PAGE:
Chinese have traveled the globe for centuries, and today people of Chinese ancestry live all over the world. They are the Huayi or "Chinese overseas" and can be found not only in the
thriving Chinese communities of the United States, Canada, and Southeast, but also in enclaves as far-reaching as Cuba, Zimbabwe, and Peru. In this book, twenty-two Chinese living and working outside
of Chinaordinary people from all walks of lifetell us something about their lives and about what it means to be Chinese in non-Chinese societies.
Extraordinary history is made by ordinary people, as this volume by Shanghai native Djao subtly demonstrates. . . . Such documentary-based representation leaves a space for readers to experience, feel, imagine, and draw their own conclusions about a distinguished cultural group.
One does not need to be Chinese to enjoy Being Chinese
. Indeed, the view given to non-Chinese by this masterful work is priceless and unprecedented.
New York Resident
Fresh and first-hand information about the everyday life of these migrants and their descendants . . . Previous studies have always focused on the married bachelor and sojourner phenomena among the Chinese emigrant, especially among those in North America, but this book adds more details about such tragedies.
In these pages we meet a surgeon
raised in Singapore but westernized in London who still believes in the value of Chinese medicine, which "revitalizes you in ways that Western medicine cannot understand." A member of the
Chinese Canadian community who bridles at the insistence that you can't be Chinese unless you speak a Chinese dialect, because "Even though I do not have the Chinese language, I think my ability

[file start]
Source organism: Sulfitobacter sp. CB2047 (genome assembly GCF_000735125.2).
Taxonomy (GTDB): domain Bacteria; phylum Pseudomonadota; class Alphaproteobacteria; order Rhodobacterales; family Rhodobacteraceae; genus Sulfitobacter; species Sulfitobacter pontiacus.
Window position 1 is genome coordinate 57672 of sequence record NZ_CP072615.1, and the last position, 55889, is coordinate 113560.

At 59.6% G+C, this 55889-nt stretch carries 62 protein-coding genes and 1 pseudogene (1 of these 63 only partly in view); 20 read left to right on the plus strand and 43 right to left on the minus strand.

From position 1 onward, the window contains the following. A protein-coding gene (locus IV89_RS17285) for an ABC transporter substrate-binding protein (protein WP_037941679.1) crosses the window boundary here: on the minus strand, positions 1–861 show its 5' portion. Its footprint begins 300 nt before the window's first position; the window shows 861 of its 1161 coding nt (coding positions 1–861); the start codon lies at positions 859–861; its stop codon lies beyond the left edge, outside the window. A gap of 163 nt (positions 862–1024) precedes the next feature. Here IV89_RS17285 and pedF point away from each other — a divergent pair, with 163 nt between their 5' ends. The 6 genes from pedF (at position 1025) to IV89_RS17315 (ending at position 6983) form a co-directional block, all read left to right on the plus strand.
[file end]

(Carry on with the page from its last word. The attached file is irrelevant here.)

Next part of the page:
to manifest many things in Chinese culture to others in English is still very important." Individuals all loyal to their countries of citizenship who continue to observe the customs of their
ancestral home to varying degrees, whether performing rites in memory of ancestors, practicing fengshui, wearing jade for good luck, or giving out red packets of lucky money for New Year.
emerges from many of these accounts is a selective adherence to Chinese values. One person cites a high regard for elders, for high achievement, and for the sense of togetherness fostered by his
culture. Another, the bride in an arranged marriage to a transplanted Chinese man, speaks highly of her relationship: "It's the Chinese way to put in the effort and persevere." Several of
the stories consider the difference between how Chinese women overseas actually live and the stereotypes of how they ought to live. One writes: "Coming from a traditional Chinese family, which
placed value on sons and not on daughters, it was necessary for me to assert my own direction in life rather than to follow in the traditional paths of obedience." Bracketing the testimonies are
an overview of the history of emigration from China and an assessment of the extent to which the Chinese overseas retain elements of Chinese culture in their lives.
In compiling these personal
accounts, Wei Djao, who was born in China and now lives near Seattle, undertook a quest that took her not only to many countries but also to the inner landscapes of the heart. Being Chinese is a
highly personal book that bares the aspirations, despairs, and triumphs of real people as it makes an insightful and lasting contribution to Chinese diasporic studies.